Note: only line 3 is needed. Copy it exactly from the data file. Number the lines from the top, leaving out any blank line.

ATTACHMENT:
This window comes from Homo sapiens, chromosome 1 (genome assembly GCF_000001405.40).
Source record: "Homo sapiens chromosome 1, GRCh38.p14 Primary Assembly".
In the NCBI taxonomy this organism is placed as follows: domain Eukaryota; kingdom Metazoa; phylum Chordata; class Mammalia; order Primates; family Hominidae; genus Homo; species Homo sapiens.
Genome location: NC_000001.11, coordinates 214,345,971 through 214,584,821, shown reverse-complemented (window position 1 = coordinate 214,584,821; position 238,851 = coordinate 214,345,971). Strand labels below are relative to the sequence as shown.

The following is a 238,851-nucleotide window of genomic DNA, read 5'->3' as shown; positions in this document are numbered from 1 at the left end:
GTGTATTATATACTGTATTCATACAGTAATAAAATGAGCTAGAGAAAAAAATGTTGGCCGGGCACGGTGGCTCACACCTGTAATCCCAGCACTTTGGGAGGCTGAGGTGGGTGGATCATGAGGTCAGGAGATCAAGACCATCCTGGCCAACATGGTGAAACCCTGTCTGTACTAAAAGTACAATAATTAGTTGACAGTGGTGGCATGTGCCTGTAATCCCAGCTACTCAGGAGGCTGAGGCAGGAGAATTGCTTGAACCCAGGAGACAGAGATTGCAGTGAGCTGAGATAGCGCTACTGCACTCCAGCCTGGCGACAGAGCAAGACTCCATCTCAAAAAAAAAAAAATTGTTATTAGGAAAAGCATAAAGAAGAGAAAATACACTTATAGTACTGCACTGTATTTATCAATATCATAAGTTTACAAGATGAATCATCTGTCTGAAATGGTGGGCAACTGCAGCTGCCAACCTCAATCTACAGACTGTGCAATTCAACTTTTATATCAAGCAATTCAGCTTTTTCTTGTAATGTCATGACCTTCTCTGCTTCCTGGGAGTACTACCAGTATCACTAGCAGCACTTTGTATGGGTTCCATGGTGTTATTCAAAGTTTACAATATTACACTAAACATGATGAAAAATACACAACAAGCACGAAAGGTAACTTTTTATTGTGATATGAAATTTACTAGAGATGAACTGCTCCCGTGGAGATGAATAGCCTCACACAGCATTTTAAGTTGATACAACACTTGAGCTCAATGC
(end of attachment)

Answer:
In the NCBI taxonomy this organism is placed as follows: domain Eukaryota; kingdom Metazoa; phylum Chordata; class Mammalia; order Primates; family Hominidae; genus Homo; species Homo sapiens.